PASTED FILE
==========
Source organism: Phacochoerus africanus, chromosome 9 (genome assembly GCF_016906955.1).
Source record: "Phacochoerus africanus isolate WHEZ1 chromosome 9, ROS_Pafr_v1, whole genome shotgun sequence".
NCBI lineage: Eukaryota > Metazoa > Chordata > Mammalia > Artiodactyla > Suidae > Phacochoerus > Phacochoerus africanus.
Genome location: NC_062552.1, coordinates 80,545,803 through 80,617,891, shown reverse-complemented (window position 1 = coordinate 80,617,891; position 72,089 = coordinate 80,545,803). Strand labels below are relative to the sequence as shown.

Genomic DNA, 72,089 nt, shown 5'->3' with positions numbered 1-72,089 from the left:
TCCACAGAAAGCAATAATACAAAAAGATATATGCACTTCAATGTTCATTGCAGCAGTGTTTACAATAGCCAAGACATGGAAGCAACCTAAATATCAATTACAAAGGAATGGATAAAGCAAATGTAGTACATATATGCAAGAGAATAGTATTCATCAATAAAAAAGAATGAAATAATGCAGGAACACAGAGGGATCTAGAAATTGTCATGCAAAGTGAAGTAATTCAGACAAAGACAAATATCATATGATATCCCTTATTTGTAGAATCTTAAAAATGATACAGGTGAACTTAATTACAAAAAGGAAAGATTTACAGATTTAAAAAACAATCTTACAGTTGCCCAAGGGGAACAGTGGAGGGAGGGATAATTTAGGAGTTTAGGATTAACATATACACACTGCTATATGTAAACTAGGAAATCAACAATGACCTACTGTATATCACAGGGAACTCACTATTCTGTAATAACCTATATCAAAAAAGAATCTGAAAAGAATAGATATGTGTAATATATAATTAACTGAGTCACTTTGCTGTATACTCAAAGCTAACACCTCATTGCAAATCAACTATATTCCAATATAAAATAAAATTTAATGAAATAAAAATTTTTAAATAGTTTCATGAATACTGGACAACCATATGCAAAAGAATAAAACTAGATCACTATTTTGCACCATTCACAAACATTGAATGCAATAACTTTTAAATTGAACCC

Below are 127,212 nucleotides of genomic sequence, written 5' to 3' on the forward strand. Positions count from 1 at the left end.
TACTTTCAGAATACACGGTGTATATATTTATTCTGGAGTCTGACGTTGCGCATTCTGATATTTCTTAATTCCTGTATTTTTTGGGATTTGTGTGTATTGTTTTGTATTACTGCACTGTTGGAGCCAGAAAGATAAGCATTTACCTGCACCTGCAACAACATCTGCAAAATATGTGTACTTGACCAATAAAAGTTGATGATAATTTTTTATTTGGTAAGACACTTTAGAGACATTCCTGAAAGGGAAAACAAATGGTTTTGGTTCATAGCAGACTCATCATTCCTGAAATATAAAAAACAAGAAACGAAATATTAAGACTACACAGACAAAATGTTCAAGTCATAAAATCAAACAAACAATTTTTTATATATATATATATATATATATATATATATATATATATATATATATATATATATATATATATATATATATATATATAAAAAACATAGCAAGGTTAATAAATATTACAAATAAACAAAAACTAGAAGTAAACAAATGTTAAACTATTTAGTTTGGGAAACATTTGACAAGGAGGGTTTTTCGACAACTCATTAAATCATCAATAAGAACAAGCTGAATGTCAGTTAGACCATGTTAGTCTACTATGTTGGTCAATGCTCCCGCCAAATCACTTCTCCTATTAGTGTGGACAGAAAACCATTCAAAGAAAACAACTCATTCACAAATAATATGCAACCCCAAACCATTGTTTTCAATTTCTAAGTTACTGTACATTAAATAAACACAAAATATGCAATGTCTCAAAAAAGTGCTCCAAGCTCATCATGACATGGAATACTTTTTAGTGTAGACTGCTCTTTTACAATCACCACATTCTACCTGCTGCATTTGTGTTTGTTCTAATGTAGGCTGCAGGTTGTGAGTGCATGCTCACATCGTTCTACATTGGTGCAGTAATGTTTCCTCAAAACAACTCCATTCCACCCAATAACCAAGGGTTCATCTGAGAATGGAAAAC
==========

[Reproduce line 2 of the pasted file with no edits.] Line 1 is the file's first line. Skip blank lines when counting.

Source record: "Phacochoerus africanus isolate WHEZ1 chromosome 9, ROS_Pafr_v1, whole genome shotgun sequence".